In photos: Record-breaking NASA astronaut Peggy Whitson

Peggy Whitson joined NASA as an astronaut candidate in 1996, but she had already done plenty of work with NASA. A biochemist by training, Whitson spent several years at Johnson Space Center and working on the science team for the space shuttle-Mir program. Since becoming an astronaut, she alternated between working in the Astronaut Office and working for NASA in orbit. She first flew in June 2002 and most recently returned to Earth in September 2017. Between her three flights, she has spent 665 days in space, a record for U.S. astronauts.

Peggy A. Whitson


NASA astronaut Peggy Whitson holds the record for the most cumulative spacewalking time by a woman. She has been to space three times and participated in three long-term expeditions to the International Space Station.

Related: Astronaut biography: Peggy A. Whitson

Thumbs up!

Bill Ingalls/NASA

NASA astronaut Peggy Whitson (left) waves while Russian cosmonaut Fyodor Yurchikhin (center) and NASA astronaut Jack Fischer (right) give two thumbs up during a post-landing photo shoot on Sept. 2, 2017. Whitson spent 288 days in space, which set a new single-flight duration record for women in space. (That record was broken by NASA astronaut Christina Koch in 2019 and 2020.) With a total of 665 days in orbit, she has spent more cumulative time in space than any NASA astronaut. 

Full Story: Astronaut Peggy Whitson ends record-breaking space mission with smooth landing

Welcome back!

Bill Ingalls/NASA

NASA astronaut Peggy Whitson is helped out of the Soyuz MS-04 spacecraft just minutes after landing on Sept. 2, 2017.

Full Story: Astronaut Peggy Whitson ends record-breaking space mission with smooth landing

Peggy gets a hand

Bill Ingalls/NASA

NASA's all-star astronaut Peggy Whitson gets a hand while getting out of a helicopter at the Karaganda airport in Kazakhstan, where the Soyuz MS-04 crew attended a welcoming ceremony.

Full Story: Astronaut Peggy Whitson ends record-breaking space mission with smooth landing

A new record


NASA astronauts Shane Kimbrough (left) and Peggy Whitson (right) took a spacewalk on March 24, 2017. Whitson broke the record for the most total spacewalking time for a female astronaut during the spacewalk, which was the eighth of her career.

Related: Astronaut Peggy Whitson breaks spacewalking record for women in space

Setting records


NASA's Peggy Whitson performed her seventh spacewalk during Expedition 50, breaking the record for most EVAs for a female astronaut. She has now done a total of 10 spacewalks.

Spacewalking pro


NASA astronaut Peggy Whitson (center) poses with crewmates Shane Kimbrough of NASA (right) and Thomas Pesquet of the European Space Agency ahead of a Jan. 13, 2017, spacewalk outside the International Space Station.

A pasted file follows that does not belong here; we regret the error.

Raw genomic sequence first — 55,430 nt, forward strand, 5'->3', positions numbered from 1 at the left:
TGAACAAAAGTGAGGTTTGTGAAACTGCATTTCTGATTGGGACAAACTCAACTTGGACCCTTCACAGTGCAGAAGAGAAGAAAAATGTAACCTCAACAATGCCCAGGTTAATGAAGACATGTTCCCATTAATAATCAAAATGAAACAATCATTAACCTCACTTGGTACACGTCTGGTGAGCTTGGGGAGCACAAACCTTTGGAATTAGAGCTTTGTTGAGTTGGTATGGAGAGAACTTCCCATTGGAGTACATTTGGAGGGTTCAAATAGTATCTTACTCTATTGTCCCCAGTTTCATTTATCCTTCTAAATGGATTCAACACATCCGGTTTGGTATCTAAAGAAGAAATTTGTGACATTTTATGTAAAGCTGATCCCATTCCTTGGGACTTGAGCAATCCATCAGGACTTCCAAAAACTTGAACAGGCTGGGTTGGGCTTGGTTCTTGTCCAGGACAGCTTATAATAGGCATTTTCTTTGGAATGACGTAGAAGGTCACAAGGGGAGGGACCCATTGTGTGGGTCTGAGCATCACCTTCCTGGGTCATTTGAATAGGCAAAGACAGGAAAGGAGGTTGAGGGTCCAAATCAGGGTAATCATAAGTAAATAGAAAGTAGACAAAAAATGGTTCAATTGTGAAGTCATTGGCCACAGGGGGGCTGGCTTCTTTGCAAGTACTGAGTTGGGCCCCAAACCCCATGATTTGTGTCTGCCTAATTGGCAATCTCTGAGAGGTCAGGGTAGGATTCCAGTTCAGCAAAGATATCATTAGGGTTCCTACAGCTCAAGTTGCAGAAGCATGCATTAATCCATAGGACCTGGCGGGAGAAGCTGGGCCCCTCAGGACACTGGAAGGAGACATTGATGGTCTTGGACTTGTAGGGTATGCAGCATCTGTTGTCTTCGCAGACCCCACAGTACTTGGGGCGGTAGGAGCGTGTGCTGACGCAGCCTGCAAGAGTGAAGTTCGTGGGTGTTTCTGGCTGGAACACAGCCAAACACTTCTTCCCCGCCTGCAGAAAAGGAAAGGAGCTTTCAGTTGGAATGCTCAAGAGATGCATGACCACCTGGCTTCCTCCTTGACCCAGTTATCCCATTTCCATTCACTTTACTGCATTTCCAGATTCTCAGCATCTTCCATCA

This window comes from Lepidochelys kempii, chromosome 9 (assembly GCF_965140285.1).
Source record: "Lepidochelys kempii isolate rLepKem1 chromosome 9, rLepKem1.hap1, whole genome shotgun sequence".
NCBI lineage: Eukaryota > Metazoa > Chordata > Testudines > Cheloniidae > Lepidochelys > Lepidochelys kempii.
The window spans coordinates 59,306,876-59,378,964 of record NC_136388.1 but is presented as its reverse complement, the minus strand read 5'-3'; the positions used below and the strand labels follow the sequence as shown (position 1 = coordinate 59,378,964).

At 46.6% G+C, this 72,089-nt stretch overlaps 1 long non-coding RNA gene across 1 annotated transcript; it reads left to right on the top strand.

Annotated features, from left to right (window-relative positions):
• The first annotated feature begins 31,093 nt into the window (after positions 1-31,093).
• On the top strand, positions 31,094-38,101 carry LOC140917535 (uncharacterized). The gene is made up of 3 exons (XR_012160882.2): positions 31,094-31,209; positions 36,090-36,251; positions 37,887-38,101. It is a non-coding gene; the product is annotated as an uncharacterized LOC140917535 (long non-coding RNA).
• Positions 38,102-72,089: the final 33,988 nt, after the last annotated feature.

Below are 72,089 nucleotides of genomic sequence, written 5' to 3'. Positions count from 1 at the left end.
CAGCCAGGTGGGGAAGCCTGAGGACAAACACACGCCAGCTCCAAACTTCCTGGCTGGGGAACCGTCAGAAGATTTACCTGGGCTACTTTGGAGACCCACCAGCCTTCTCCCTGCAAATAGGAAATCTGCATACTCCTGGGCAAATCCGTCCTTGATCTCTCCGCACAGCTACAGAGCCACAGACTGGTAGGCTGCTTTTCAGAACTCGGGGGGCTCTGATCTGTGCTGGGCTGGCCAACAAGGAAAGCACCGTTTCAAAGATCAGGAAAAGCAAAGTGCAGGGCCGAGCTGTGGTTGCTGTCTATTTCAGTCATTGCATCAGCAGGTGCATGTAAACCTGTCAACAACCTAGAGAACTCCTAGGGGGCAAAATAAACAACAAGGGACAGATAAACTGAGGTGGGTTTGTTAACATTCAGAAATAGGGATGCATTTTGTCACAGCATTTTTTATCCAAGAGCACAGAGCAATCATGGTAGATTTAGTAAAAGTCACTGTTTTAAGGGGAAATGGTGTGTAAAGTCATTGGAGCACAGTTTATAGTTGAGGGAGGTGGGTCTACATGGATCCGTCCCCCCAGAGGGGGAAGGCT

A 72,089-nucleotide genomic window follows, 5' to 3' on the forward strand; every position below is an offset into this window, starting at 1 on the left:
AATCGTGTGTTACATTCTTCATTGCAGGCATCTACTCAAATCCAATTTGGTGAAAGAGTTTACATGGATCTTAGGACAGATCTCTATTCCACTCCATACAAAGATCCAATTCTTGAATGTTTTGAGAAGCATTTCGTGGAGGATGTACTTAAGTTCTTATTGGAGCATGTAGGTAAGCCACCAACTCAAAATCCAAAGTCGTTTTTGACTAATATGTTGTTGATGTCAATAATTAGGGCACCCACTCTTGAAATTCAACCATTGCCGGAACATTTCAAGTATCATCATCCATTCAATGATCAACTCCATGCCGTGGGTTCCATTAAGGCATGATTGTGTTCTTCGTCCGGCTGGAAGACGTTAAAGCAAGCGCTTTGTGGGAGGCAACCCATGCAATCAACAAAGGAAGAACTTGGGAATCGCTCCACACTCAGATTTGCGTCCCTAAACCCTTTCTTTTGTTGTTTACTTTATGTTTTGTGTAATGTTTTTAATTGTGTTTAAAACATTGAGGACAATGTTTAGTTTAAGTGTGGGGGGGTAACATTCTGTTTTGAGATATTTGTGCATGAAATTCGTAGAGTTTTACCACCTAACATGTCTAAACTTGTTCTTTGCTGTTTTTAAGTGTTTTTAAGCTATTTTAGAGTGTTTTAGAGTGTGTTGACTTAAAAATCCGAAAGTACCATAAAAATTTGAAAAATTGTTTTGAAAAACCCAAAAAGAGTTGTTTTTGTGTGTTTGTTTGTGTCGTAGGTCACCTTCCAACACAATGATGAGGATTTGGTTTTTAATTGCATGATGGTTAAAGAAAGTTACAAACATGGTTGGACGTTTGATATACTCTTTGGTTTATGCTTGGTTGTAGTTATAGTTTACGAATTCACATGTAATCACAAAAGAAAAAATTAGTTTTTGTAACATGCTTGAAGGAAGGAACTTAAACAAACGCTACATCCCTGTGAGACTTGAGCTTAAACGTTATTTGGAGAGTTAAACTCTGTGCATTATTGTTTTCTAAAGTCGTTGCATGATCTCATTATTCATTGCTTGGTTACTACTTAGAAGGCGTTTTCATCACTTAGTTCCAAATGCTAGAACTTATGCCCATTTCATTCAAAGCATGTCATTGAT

Peggy Whitson in Unity module


NASA's Peggy Whitson garnered the title of oldest woman in space, and first woman to command the station twice with her third trip to the space station.

Related: Space age: Astronaut Peggy Whitson talks aging & spaceflight | exclusive video

Space station prankster

Peggy Whitson/Twitter/NASA

NASA astronaut Peggy Whitson pops out of a cargo bag during a prank on the International Space Station on Feb. 13, 2017. 

Related: A NASA astronaut just Pulled Off an awesome prank in space



Astronaut Peggy Whitson, Expedition 16 commander, dons a training version of the Extravehicular Mobility Unit (EMU) space suit prior to being submerged in the waters of the Neutral Buoyancy Laboratory near the Johnson Space Center in Houston. In 2003, she served as commander of the fifth NASA Extreme Environment Mission Operations (NEEMO) mission.

Underwater for outer space

Bill Brassard (NBL)/NASA

At the Sonny Carter Training Facility inside the Neutral Buoyancy Lab, astronauts Peggy Whitson of NASA and Thomas Pesquet of ESA, crewmembers of Expedition 50/51, participate in a suited, underwater training for the International Space Station EVA Maintenance 7 in January 2016.

Join our Space Forums to keep talking space on the latest missions, night sky and more! And if you have a news tip, correction or comment, let us know at:

Hanneke Weitering
Contributing expert

Hanneke Weitering is a multimedia journalist in the Pacific Northwest reporting on the future of aviation at and Aviation International News and was previously the Editor for Spaceflight and Astronomy news here at As an editor with over 10 years of experience in science journalism she has previously written for Scholastic Classroom Magazines, MedPage Today and The Joint Institute for Computational Sciences at Oak Ridge National Laboratory. After studying physics at the University of Tennessee in her hometown of Knoxville, she earned her graduate degree in Science, Health and Environmental Reporting (SHERP) from New York University. Hanneke joined the team in 2016 as a staff writer and producer, covering topics including spaceflight and astronomy. She currently lives in Seattle, home of the Space Needle, with her cat and two snakes. In her spare time, Hanneke enjoys exploring the Rocky Mountains, basking in nature and looking for dark skies to gaze at the cosmos.